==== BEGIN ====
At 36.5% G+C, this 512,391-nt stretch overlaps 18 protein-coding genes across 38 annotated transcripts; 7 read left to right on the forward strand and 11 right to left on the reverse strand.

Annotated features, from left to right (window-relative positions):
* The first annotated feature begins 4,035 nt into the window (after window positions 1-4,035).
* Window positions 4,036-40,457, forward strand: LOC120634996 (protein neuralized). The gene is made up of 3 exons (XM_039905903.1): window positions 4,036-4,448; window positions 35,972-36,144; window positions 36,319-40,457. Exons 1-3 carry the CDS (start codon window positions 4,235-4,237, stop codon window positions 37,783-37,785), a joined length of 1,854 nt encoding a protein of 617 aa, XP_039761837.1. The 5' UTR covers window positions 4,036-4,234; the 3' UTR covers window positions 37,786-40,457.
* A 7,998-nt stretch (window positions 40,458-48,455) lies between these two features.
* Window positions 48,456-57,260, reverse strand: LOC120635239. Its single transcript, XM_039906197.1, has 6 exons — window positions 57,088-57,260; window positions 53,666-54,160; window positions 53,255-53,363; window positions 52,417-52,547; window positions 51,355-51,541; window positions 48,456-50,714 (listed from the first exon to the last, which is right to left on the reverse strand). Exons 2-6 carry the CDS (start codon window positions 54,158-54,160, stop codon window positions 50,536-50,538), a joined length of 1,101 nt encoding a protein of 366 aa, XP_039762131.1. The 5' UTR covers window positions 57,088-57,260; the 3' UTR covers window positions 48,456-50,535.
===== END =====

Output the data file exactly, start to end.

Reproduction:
At 36.5% G+C, this 512,391-nt stretch overlaps 18 protein-coding genes across 38 annotated transcripts; 7 read left to right on the forward strand and 11 right to left on the reverse strand.

Annotated features, from left to right (window-relative positions):
* The first annotated feature begins 4,035 nt into the window (after window positions 1-4,035).
* Window positions 4,036-40,457, forward strand: LOC120634996 (protein neuralized). The gene is made up of 3 exons (XM_039905903.1): window positions 4,036-4,448; window positions 35,972-36,144; window positions 36,319-40,457. Exons 1-3 carry the CDS (start codon window positions 4,235-4,237, stop codon window positions 37,783-37,785), a joined length of 1,854 nt encoding a protein of 617 aa, XP_039761837.1. The 5' UTR covers window positions 4,036-4,234; the 3' UTR covers window positions 37,786-40,457.
* A 7,998-nt stretch (window positions 40,458-48,455) lies between these two features.
* Window positions 48,456-57,260, reverse strand: LOC120635239. Its single transcript, XM_039906197.1, has 6 exons — window positions 57,088-57,260; window positions 53,666-54,160; window positions 53,255-53,363; window positions 52,417-52,547; window positions 51,355-51,541; window positions 48,456-50,714 (listed from the first exon to the last, which is right to left on the reverse strand). Exons 2-6 carry the CDS (start codon window positions 54,158-54,160, stop codon window positions 50,536-50,538), a joined length of 1,101 nt encoding a protein of 366 aa, XP_039762131.1. The 5' UTR covers window positions 57,088-57,260; the 3' UTR covers window positions 48,456-50,535.